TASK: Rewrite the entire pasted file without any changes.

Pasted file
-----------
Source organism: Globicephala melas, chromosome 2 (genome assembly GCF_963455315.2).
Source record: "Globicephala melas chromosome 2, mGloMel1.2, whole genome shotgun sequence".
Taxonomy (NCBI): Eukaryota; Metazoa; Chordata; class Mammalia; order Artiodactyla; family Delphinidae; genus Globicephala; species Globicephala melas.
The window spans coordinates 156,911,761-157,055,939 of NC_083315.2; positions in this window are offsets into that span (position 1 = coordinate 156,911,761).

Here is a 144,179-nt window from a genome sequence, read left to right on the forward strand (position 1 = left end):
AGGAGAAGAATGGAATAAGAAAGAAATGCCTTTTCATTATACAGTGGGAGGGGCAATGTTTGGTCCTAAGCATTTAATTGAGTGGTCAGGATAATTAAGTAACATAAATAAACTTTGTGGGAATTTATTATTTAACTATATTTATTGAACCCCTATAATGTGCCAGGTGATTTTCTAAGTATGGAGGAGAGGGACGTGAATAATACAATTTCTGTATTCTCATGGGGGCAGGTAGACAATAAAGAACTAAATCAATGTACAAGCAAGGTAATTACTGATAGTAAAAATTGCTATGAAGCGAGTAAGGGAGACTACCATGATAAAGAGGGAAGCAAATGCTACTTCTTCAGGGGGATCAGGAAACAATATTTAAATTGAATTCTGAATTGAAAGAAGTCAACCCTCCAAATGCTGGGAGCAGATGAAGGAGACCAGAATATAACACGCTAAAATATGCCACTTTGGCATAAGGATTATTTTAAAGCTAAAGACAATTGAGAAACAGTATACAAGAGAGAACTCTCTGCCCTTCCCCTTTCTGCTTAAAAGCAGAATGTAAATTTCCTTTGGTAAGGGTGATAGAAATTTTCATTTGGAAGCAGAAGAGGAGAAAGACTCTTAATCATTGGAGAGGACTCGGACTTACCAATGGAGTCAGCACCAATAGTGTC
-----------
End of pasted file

Source organism: Globicephala melas, chromosome 2 (genome assembly GCF_963455315.2).
Source record: "Globicephala melas chromosome 2, mGloMel1.2, whole genome shotgun sequence".
Taxonomy (NCBI): Eukaryota; Metazoa; Chordata; class Mammalia; order Artiodactyla; family Delphinidae; genus Globicephala; species Globicephala melas.
The window spans coordinates 156,911,761-157,055,939 of NC_083315.2; positions in this window are offsets into that span (position 1 = coordinate 156,911,761).

Here is a 144,179-nt window from a genome sequence, read left to right on the forward strand (position 1 = left end):
AGGAGAAGAATGGAATAAGAAAGAAATGCCTTTTCATTATACAGTGGGAGGGGCAATGTTTGGTCCTAAGCATTTAATTGAGTGGTCAGGATAATTAAGTAACATAAATAAACTTTGTGGGAATTTATTATTTAACTATATTTATTGAACCCCTATAATGTGCCAGGTGATTTTCTAAGTATGGAGGAGAGGGACGTGAATAATACAATTTCTGTATTCTCATGGGGGCAGGTAGACAATAAAGAACTAAATCAATGTACAAGCAAGGTAATTACTGATAGTAAAAATTGCTATGAAGCGAGTAAGGGAGACTACCATGATAAAGAGGGAAGCAAATGCTACTTCTTCAGGGGGATCAGGAAACAATATTTAAATTGAATTCTGAATTGAAAGAAGTCAACCCTCCAAATGCTGGGAGCAGATGAAGGAGACCAGAATATAACACGCTAAAATATGCCACTTTGGCATAAGGATTATTTTAAAGCTAAAGACAATTGAGAAACAGTATACAAGAGAGAACTCTCTGCCCTTCCCCTTTCTGCTTAAAAGCAGAATGTAAATTTCCTTTGGTAAGGGTGATAGAAATTTTCATTTGGAAGCAGAAGAGGAGAAAGACTCTTAATCATTGGAGAGGACTCGGACTTACCAATGGAGTCAGCACCAATAGTGTC